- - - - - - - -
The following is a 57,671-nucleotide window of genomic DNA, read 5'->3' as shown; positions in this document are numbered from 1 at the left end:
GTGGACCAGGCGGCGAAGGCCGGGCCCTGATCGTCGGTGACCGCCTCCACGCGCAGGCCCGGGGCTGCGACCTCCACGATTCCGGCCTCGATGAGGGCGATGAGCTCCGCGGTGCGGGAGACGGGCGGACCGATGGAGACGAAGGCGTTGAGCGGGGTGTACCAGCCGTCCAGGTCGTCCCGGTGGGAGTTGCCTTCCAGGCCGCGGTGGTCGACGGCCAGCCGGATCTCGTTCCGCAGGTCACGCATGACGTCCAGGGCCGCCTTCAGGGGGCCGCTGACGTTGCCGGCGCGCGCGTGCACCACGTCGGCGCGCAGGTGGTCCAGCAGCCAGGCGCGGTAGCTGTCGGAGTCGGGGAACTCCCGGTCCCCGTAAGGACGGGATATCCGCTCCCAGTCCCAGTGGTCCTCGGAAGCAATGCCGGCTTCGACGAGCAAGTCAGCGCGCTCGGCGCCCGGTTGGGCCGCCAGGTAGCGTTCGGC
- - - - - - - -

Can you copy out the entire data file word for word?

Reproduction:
The following is a 57,671-nucleotide window of genomic DNA, read 5'->3' as shown; positions in this document are numbered from 1 at the left end:
GTGGACCAGGCGGCGAAGGCCGGGCCCTGATCGTCGGTGACCGCCTCCACGCGCAGGCCCGGGGCTGCGACCTCCACGATTCCGGCCTCGATGAGGGCGATGAGCTCCGCGGTGCGGGAGACGGGCGGACCGATGGAGACGAAGGCGTTGAGCGGGGTGTACCAGCCGTCCAGGTCGTCCCGGTGGGAGTTGCCTTCCAGGCCGCGGTGGTCGACGGCCAGCCGGATCTCGTTCCGCAGGTCACGCATGACGTCCAGGGCCGCCTTCAGGGGGCCGCTGACGTTGCCGGCGCGCGCGTGCACCACGTCGGCGCGCAGGTGGTCCAGCAGCCAGGCGCGGTAGCTGTCGGAGTCGGGGAACTCCCGGTCCCCGTAAGGACGGGATATCCGCTCCCAGTCCCAGTGGTCCTCGGAAGCAATGCCGGCTTCGACGAGCAAGTCAGCGCGCTCGGCGCCCGGTTGGGCCGCCAGGTAGCGTTCGGC